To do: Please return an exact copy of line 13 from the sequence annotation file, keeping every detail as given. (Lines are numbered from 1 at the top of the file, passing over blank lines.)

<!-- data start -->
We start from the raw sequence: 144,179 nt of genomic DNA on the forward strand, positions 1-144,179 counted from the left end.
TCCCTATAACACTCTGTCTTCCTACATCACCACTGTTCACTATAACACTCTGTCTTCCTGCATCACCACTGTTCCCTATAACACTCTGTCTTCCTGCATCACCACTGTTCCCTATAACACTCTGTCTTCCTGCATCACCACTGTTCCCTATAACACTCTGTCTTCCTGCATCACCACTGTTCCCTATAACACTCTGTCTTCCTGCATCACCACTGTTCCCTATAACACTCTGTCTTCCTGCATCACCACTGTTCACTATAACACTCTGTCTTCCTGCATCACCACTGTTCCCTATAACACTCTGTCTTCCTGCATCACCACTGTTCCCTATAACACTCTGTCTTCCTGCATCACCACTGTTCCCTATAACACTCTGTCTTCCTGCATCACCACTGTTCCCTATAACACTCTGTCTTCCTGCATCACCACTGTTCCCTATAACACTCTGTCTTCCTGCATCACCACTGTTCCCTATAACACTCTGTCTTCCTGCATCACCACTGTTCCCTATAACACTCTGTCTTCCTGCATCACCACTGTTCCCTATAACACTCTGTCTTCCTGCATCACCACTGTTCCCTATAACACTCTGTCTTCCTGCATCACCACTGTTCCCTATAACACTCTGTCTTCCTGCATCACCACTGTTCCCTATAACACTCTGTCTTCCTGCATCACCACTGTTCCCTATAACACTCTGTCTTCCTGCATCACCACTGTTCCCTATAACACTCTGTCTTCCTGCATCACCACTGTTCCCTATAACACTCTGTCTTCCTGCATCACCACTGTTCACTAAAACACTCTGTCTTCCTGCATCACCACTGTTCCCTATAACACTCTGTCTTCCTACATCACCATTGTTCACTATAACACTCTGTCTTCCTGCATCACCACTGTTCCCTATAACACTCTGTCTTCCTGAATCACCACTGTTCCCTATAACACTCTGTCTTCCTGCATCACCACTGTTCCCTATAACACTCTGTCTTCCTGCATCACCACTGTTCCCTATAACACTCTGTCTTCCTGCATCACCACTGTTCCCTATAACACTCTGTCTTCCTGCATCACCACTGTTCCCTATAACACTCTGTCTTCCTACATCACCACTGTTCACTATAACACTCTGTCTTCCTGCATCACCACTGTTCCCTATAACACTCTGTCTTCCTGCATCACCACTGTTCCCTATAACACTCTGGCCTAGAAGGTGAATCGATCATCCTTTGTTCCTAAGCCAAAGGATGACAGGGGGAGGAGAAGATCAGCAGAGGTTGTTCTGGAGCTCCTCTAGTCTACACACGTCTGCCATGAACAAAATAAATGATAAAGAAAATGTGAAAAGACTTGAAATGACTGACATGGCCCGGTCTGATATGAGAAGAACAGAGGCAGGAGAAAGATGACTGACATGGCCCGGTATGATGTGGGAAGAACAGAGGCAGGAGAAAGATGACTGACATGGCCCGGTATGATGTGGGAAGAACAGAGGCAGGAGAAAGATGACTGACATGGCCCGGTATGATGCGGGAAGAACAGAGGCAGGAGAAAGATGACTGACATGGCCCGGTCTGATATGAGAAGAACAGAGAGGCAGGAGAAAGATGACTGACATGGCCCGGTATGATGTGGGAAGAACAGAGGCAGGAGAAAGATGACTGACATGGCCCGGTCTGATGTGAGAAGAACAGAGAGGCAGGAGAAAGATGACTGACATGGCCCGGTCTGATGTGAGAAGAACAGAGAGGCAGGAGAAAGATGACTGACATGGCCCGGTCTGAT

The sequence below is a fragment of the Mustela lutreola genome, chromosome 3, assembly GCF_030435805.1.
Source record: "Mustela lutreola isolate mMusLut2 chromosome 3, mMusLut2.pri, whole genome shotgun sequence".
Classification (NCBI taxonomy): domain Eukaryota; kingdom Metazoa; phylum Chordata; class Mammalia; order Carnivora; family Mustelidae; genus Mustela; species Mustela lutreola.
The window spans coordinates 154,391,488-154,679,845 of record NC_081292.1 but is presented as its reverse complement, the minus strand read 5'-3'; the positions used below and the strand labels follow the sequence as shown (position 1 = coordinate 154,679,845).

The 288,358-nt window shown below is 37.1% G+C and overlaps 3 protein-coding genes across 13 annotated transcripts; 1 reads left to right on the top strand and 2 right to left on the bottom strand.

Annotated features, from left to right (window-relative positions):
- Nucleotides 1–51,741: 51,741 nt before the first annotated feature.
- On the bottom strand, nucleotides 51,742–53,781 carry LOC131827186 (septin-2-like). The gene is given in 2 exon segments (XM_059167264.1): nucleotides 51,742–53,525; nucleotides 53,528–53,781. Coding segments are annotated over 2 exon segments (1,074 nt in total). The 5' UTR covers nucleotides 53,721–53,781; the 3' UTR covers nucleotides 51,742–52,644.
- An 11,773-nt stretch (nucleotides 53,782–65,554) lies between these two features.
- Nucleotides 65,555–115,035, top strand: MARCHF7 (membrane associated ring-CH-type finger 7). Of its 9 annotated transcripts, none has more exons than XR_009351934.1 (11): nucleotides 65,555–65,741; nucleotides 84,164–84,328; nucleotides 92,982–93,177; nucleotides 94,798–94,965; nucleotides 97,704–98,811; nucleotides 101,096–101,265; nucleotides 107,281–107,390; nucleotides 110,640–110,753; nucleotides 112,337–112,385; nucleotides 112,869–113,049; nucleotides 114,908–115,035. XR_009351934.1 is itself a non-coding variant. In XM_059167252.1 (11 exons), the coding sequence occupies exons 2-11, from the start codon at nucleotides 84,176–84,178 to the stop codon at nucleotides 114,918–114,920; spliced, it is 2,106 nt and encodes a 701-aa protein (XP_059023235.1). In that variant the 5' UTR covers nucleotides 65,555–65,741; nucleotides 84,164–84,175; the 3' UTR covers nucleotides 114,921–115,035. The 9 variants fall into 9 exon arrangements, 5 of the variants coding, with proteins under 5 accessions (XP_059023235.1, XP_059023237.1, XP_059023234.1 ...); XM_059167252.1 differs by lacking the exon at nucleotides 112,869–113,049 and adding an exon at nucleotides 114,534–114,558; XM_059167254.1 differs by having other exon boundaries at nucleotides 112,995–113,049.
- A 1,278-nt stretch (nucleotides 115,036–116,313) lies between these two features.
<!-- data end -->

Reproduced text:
- A 1,278-nt stretch (nucleotides 115,036–116,313) lies between these two features.